The year was 2016, My daughter was very clear that she only wanted one toy this year. In fact, if she were granted this one request, she would never ask for anything again. The toy she wanted was called a "hatchimal". I brushed it off as it was mid November and I was too busy with work to really worry about a toy.


Fast forward to Black Friday 2016, my daughter by now had made it clear that not only did she want a "hatchimal" but she had done her research and knew the exact one she wanted. I logged it in my mind and figured I would go out and grab this toy and have one less thing on my list. And that is when this horrible adventure started .....


It became clear pretty quickly that I was not going to go out and find this toy. The toy was sold out everywhere, and worse than that, there was no ETA on when more would be in stock.


Luckily I found one, although not the exact one my daughter wanted but still a hatchimal. I ordered it online and that was the end of that, so I thought. It was early December now, and I moved on to the other things on my list. The hatchimal toy ordered previously was scheduled to arrive in a few days and I was oblivious to the fact that my trust in this box store would ruin my Christmas.  


The first sign of trouble came a few days after ordering. There is a delay in your shipment the e-mail read. No big cause for concern, Christmas was weeks away, and shipping delays occurred all the time. Now, keep in mind this is 2016, before Covid; before shortages, there was no reason to think anything was out of the ordinary. The second sign of trouble came in another e-mail, this one more troublesome than the first; we can not provide an ETA for your shipment, the message read.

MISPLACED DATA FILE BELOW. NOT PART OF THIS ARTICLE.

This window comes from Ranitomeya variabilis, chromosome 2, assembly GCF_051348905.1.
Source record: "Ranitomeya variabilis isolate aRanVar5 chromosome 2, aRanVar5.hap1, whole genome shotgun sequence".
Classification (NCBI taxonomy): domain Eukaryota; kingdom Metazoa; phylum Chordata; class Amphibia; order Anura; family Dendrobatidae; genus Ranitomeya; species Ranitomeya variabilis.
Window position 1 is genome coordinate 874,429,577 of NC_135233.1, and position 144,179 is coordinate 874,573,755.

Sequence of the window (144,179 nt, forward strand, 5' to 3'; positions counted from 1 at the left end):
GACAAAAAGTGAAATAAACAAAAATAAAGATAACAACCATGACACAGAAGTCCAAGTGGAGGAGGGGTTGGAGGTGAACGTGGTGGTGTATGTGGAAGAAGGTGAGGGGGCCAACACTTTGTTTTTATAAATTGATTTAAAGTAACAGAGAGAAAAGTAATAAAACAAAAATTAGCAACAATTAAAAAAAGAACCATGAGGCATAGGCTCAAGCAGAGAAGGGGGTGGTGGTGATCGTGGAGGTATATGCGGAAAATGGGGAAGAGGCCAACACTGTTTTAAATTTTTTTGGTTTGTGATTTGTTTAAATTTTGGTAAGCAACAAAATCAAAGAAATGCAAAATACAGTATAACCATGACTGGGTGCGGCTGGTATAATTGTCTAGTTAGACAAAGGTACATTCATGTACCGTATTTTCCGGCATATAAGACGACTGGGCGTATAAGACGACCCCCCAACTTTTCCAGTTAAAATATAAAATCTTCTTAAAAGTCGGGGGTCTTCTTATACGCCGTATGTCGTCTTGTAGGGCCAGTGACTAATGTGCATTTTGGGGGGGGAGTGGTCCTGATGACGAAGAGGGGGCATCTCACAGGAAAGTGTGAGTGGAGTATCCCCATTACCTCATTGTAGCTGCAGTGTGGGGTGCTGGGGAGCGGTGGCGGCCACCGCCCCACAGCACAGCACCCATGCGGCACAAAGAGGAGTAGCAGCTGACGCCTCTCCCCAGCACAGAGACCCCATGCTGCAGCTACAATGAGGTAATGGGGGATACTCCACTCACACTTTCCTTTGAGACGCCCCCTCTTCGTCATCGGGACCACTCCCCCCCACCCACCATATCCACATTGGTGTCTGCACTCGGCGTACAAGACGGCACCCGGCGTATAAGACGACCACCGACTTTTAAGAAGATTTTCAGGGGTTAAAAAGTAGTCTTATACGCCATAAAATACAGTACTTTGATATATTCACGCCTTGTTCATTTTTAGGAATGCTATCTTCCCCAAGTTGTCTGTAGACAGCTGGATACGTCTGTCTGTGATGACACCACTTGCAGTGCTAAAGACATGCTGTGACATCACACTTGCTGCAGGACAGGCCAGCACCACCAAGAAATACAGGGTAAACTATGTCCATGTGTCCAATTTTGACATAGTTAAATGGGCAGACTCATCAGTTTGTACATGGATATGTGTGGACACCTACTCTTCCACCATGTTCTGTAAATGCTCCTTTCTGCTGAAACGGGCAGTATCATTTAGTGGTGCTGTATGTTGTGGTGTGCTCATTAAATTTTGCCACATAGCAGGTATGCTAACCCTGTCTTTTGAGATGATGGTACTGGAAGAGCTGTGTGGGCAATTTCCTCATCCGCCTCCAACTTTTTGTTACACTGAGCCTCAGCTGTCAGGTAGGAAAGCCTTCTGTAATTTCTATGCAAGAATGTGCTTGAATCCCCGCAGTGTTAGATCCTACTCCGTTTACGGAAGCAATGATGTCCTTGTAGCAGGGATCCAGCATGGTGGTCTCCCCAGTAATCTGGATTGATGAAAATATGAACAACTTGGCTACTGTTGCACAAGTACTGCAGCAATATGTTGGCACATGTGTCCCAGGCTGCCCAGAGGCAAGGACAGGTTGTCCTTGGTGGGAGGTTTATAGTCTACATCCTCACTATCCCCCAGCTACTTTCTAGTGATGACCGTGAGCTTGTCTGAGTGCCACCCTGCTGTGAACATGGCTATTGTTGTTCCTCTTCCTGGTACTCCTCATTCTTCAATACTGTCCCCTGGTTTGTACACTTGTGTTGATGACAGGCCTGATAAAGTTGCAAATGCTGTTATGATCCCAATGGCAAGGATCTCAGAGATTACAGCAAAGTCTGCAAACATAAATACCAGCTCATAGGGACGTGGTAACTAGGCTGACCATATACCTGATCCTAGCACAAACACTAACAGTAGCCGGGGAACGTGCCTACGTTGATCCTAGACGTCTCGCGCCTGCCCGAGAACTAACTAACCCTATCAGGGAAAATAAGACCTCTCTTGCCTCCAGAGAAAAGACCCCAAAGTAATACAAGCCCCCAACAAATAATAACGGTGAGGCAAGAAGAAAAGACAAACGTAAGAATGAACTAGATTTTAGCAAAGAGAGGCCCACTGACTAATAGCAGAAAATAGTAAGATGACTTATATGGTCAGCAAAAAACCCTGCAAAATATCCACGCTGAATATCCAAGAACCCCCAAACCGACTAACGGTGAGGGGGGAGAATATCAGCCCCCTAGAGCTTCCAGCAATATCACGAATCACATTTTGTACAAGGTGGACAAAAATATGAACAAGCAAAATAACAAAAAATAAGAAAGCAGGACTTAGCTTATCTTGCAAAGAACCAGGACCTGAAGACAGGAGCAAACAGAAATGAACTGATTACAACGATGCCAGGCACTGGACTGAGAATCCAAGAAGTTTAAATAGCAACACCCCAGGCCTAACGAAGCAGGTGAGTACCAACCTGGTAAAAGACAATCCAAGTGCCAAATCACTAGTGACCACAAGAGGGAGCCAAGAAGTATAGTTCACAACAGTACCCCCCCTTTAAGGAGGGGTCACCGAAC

I thought to myself, a big box retailer with stores worldwide should be able to predict when my shipment would arrive. No worries, Christmas was still two weeks ago, and I had a confirmed order number and everything.


Approximately six days before Christmas, the heart-dropping message appeared. "We're sorry, all the items you ordered are out of stock so we had to cancel your order. You won't be charged for these items". The message hit me like a pound of rocks falling from a cliff. My heart sank. This couldn't be true, I thought to myself. I quickly jumped on the phone and after going through all the prompts, I spoke to a live agent, "Steven," who had a distinct Indian accent. He was extremely apologetic for all the stress this issue had caused me. He had a unique skill of being very helpful without being helpful at all. He apologized time and time again, but it was made clear that he had no power actually to fix my problem.


My daughter at the time had no clue that I was not able to get the one toy she requested. In fact, she was fixated on an item under the tree that she assumed was a hatchimal. She would shake it, glance at me with a smirk like she knew exactly what it was. I wasn't sure what it was, but I was for sure what it was not. It was not a hatchimal, Dad had trusted a big box store, and the big box store had let us down.


I was mad, not so much at the big box store but at myself for trusting them. I couldn't believe that I had waited for weeks for a sure thing that wasn't sure at all, I had put my daughter's joy in someone else's hand, and the worse part is now I was running out of time.